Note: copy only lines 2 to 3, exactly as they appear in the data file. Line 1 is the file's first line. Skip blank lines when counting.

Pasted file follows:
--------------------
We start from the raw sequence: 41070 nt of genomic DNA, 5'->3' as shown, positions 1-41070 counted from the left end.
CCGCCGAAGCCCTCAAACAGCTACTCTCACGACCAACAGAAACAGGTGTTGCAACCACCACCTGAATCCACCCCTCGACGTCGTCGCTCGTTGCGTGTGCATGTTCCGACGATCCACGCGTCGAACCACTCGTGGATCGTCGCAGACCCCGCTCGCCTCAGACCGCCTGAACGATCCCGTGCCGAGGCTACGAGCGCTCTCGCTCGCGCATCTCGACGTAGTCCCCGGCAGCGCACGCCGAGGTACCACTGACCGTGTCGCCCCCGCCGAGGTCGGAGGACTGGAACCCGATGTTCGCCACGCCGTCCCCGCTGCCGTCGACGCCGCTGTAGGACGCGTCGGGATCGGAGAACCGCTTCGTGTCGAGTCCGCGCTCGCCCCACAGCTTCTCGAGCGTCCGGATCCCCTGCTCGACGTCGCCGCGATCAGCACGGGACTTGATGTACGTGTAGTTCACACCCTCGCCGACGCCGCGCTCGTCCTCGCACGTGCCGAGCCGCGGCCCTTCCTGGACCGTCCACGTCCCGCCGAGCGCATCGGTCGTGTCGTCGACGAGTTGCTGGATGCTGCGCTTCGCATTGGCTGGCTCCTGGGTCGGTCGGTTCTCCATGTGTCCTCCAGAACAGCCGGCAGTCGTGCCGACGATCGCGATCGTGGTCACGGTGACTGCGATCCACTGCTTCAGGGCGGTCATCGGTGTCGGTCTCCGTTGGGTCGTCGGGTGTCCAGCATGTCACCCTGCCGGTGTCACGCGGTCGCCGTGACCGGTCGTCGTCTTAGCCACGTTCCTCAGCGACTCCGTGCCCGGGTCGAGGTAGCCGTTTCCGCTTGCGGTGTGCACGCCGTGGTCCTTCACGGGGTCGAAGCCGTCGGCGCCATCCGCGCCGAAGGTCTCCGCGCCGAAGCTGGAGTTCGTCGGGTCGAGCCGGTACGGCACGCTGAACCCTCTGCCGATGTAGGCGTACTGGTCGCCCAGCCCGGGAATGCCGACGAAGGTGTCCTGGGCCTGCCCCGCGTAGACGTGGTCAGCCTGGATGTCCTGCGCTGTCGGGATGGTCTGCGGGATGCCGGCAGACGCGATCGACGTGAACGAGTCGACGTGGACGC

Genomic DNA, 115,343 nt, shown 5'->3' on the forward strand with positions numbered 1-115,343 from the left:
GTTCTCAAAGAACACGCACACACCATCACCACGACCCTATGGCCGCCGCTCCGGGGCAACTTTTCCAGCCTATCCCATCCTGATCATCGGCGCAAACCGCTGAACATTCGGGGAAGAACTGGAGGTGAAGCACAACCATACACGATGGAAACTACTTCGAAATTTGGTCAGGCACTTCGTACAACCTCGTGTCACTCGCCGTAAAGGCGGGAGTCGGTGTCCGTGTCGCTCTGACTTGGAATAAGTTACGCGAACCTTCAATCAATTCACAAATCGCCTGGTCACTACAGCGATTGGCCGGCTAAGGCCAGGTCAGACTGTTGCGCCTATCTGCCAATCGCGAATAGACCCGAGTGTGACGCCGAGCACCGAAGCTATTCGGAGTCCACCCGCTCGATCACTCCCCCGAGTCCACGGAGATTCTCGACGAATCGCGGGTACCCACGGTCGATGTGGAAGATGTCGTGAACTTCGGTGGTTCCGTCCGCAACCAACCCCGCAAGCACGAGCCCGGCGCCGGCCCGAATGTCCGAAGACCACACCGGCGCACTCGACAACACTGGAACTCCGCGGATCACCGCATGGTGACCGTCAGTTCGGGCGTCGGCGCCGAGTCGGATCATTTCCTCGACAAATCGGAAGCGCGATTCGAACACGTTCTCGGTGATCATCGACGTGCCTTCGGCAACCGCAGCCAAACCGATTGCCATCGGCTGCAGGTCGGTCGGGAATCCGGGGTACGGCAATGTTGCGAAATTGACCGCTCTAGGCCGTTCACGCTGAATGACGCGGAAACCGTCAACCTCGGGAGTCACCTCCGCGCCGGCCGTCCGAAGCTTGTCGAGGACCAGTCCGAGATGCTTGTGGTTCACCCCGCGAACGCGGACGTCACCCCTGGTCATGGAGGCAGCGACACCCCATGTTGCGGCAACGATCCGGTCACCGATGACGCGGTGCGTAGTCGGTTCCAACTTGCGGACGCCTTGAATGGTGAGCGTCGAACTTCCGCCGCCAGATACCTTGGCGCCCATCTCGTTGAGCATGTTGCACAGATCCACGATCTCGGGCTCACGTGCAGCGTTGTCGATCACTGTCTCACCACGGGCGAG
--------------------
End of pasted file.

CCGCCGAAGCCCTCAAACAGCTACTCTCACGACCAACAGAAACAGGTGTTGCAACCACCACCTGAATCCACCCCTCGACGTCGTCGCTCGTTGCGTGTGCATGTTCCGACGATCCACGCGTCGAACCACTCGTGGATCGTCGCAGACCCCGCTCGCCTCAGACCGCCTGAACGATCCCGTGCCGAGGCTACGAGCGCTCTCGCTCGCGCATCTCGACGTAGTCCCCGGCAGCGCACGCCGAGGTACCACTGACCGTGTCGCCCCCGCCGAGGTCGGAGGACTGGAACCCGATGTTCGCCACGCCGTCCCCGCTGCCGTCGACGCCGCTGTAGGACGCGTCGGGATCGGAGAACCGCTTCGTGTCGAGTCCGCGCTCGCCCCACAGCTTCTCGAGCGTCCGGATCCCCTGCTCGACGTCGCCGCGATCAGCACGGGACTTGATGTACGTGTAGTTCACACCCTCGCCGACGCCGCGCTCGTCCTCGCACGTGCCGAGCCGCGGCCCTTCCTGGACCGTCCACGTCCCGCCGAGCGCATCGGTCGTGTCGTCGACGAGTTGCTGGATGCTGCGCTTCGCATTGGCTGGCTCCTGGGTCGGTCGGTTCTCCATGTGTCCTCCAGAACAGCCGGCAGTCGTGCCGACGATCGCGATCGTGGTCACGGTGACTGCGATCCACTGCTTCAGGGCGGTCATCGGTGTCGGTCTCCGTTGGGTCGTCGGGTGTCCAGCATGTCACCCTGCCGGTGTCACGCGGTCGCCGTGACCGGTCGTCGTCTTAGCCACGTTCCTCAGCGACTCCGTGCCCGGGTCGAGGTAGCCGTTTCCGCTTGCGGTGTGCACGCCGTGGTCCTTCACGGGGTCGAAGCCGTCGGCGCCATCCGCGCCGAAGGTCTCCGCGCCGAAGCTGGAGTTCGTCGGGTCGAGCCGGTACGGCACGCTGAACCCTCTGCCGATGTAGGCGTACTGGTCGCCCAGCCCGGGAATGCCGACGAAGGTGTCCTGGGCCTGCCCCGCGTAGACGTGGTCAGCCTGGATGTCCTGCGCTGTCGGGATGGTCTGCGGGATGCCGGCAGACGCGATCGACGTGAACGAGTCGACGTGGACGC

Genomic DNA, 115,343 nt, shown 5'->3' on the forward strand with positions numbered 1-115,343 from the left: